While the world is changing at a rapid pace, partnerships are here to stay. According to a recent survey of companies who are members of the UN’s Global Compact, 78% of companies that are taking action to advance sustainability goals are doing so through partnerships – more so than any other method.[i]
Similarly, multi-sector partnerships and citizen-led grass roots organizations are believed to be best poised to lead efforts to address sustainable development challenges.[ii]
While the continued need for partnerships is clear, many companies have significantly increased their internal capabilities related to sustainability over the past ten to fifteen years. Thus, the types and structure of partnerships needed are evolving.
Given this, it is not surprising that companies are evaluating their partnerships and seeking to identify how they can maximize business value and societal impact through partnerships.
For organizations seeking to optimize partnership strategy, here are some considerations:
A Defined Strategy and Goals is the Key to Identifying the Right Partners
Often what is underlying questions about partnerships is the need for a more clearly defined sustainability strategy and goals. Once goals and strategy are defined and are integrated into the business, identifying the right partners becomes a much simpler evaluation. The company or employee will be in a better position to define which partnerships are valuable to the business and provide meaningful benefit to society, or shared value.[iii]
Both Large and Small NGOs Drive Change and Can Be Important Partners
It is estimated that over one billion organizations are working on issues related to ecological sustainability and social justice.[iv] The size, scope and organic nature of this movement is unlike any the world has ever seen. [v] It is an eco-system of organizations that are driving change rather than two to three large organizations or thought leaders. There are significant partnerships and exchange of ideas amongst small and large organizations. Small NGOs and grass-roots organizations play an important role in innovation and advocacy. Given this, smaller NGO’s and grass roots organizations may be important partners for a company for specific issues or regions.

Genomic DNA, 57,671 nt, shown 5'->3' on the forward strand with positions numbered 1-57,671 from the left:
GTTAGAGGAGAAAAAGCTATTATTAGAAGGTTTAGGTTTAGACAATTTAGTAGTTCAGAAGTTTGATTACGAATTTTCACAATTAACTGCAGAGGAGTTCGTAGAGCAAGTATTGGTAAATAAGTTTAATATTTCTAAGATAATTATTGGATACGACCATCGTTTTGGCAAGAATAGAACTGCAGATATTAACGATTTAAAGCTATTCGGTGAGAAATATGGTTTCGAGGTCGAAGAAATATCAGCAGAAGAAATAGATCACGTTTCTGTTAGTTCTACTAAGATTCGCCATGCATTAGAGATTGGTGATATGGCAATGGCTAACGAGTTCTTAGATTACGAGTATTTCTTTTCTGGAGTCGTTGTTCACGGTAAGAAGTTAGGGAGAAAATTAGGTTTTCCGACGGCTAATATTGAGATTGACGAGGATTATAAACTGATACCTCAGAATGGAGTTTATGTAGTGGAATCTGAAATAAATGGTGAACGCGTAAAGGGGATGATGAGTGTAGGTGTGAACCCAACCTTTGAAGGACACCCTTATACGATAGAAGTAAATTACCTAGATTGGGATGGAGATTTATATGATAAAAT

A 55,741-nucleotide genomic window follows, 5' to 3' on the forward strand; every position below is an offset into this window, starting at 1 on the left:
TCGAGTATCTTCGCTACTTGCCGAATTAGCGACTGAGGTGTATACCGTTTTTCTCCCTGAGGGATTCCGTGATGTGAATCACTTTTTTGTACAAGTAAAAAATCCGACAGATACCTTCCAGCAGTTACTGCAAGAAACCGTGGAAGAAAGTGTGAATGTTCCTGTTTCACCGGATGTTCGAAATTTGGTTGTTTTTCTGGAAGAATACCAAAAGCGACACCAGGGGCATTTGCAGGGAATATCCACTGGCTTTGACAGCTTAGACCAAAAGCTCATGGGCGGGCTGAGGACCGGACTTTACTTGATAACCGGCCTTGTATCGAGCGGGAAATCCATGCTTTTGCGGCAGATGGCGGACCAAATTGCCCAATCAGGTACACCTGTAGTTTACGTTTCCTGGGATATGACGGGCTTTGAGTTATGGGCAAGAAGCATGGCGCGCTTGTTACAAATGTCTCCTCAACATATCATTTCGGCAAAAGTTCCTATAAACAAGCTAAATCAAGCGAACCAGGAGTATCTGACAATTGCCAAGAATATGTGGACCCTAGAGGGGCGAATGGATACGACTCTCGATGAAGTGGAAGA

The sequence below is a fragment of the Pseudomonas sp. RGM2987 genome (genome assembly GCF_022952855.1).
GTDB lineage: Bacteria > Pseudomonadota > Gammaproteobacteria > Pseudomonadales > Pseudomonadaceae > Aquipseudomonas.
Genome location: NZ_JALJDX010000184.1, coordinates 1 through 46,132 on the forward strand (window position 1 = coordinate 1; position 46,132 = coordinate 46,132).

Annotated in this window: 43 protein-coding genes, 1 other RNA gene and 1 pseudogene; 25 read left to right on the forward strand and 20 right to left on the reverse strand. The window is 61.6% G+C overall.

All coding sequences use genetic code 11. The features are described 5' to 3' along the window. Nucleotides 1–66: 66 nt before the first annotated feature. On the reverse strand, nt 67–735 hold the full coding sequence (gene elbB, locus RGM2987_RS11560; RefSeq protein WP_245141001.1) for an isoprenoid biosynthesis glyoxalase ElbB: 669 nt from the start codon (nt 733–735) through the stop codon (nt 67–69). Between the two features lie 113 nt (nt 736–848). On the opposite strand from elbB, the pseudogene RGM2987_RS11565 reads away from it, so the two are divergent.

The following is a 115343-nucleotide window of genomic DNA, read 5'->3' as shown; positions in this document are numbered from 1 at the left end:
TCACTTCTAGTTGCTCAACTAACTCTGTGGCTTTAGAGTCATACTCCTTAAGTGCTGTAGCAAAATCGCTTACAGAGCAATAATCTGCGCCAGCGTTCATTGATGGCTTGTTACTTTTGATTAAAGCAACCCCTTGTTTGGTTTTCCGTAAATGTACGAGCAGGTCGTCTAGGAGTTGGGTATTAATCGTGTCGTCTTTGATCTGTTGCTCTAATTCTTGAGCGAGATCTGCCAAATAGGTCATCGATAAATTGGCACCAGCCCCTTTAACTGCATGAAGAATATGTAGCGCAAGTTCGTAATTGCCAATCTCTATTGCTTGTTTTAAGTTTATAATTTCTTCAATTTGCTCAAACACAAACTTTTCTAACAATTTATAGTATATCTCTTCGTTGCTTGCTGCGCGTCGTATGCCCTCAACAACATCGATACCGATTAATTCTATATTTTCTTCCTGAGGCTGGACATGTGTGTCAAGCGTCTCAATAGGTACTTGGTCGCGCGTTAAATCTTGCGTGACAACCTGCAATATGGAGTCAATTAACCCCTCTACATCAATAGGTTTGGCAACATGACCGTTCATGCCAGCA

Partnerships as a Source of Competitive Advantage
Partnerships facilitate issue identification, research, entering new markets, new product development, and greater understanding of the needs of customers and communities.
The rapid pace of change and the organic nature and size of the environmental and social justice movement means that strategic partnerships only will grow in importance.
Given their value, a company’s ability to successfully execute and internalize the benefits of partnerships is a source of considerable competitive advantage.
Resource Strategies can guide your organization in defining its sustainability strategy and goals, identifying business areas where partners are needed, and in developing partnering strategies to help your business realize this competitive advantage.
[i] United Nations Global Compact. 2013. Global Corporate Sustainability Report 2013. http://www.unglobalcompact.org/docs/about_the_gc/Global_Corporate_Sustainability_Report2013.pdf
[ii] Multi-sector partners and citizen-led grass roots organizations are best poised to affect change with respect to sustainable development, according to a Sustainability and Globe Scan’s 2012 analysis of its survey of 1,6oo sustainability experts from around world. The survey is based on ratings of the sector performance on sustainable development since 1992 and leadership potential. Sustainability and Globe Scan. June 15, 2012. Global Expert Perspectives on the State of Sustainable Development. A Report of the Regeneration Roadmap Project. http://theregenerationroadmap.com/reports.html#/global-expert-opinion-report.html
[iii] Porter, M, and Kramer, M. Strategy and Society: The Link Between Competitive Advantage and Corporate Social Responsibility. Dec. 2006. Harvard Business Review Magazine. http://hbr.org/2006/12/strategy-and-society-the-link-between-competitive-advantage-and-corporate-social-responsibility
[iv] Hawken, Paul. Blessed Unrest: How the Largest Movement in the World Came into Being and Why No One Saw it Coming. New York: Penguin Publishing Group, 2007. Print.
[v] Hawken, Paul. Blessed Unrest: How the Largest Movement in the World Came into Being and Why No One Saw it Coming. New York: Penguin Publishing Group, 2007. Print.